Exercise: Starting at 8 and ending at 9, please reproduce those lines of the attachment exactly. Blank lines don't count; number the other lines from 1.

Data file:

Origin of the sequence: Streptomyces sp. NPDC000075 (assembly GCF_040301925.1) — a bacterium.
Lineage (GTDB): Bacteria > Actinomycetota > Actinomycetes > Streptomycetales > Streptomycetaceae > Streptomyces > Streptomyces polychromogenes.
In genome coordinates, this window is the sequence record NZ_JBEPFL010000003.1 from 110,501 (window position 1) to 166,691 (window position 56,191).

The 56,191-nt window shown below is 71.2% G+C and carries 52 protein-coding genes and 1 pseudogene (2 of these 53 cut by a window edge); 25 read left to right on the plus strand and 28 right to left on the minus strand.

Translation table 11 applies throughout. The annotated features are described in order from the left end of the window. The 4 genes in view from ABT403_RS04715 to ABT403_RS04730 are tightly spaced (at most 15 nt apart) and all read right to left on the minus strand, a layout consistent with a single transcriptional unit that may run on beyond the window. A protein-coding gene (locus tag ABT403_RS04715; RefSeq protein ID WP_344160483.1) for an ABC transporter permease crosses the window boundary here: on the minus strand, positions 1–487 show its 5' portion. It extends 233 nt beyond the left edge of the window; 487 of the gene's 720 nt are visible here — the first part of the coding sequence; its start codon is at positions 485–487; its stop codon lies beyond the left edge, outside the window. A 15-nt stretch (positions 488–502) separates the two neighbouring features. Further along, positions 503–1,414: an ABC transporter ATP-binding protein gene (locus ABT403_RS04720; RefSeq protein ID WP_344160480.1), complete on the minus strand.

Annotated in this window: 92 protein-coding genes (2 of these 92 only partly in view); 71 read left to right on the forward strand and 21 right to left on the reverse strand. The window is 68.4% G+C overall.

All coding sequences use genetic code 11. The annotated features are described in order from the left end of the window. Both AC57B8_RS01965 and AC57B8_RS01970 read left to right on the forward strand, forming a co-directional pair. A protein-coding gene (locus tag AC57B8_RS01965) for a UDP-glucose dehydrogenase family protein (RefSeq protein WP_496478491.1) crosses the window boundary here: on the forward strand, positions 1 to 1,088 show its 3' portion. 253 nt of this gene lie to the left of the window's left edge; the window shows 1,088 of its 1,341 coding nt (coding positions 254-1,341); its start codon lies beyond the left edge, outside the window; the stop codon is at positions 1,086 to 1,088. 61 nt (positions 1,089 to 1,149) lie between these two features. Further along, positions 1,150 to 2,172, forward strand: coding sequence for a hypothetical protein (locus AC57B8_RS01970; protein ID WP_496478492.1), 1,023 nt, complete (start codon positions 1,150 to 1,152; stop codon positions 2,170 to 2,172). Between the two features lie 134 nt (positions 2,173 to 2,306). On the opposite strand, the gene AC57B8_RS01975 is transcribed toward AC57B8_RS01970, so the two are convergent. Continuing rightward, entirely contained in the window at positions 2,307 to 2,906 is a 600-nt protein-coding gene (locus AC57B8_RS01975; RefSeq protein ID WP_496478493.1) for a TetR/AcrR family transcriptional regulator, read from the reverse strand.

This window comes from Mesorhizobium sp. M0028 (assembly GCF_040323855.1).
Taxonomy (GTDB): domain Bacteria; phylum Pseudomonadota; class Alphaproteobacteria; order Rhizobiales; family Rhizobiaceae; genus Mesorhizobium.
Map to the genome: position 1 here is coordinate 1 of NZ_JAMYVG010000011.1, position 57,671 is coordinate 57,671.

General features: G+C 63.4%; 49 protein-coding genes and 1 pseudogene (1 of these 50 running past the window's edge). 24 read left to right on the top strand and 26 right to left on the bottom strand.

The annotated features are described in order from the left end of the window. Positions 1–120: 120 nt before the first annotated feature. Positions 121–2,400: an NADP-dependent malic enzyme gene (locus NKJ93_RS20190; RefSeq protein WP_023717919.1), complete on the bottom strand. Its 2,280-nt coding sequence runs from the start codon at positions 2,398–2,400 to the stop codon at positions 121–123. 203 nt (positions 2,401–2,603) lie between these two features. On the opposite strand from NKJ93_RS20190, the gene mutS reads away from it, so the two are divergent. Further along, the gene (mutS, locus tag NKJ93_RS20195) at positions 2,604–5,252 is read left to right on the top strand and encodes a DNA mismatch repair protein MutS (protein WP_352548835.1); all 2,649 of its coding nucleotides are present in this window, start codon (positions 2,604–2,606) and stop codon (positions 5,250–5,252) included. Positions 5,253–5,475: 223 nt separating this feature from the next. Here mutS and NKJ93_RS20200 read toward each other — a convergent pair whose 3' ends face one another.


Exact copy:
This window comes from Mesorhizobium sp. M0028 (assembly GCF_040323855.1).
Taxonomy (GTDB): domain Bacteria; phylum Pseudomonadota; class Alphaproteobacteria; order Rhizobiales; family Rhizobiaceae; genus Mesorhizobium.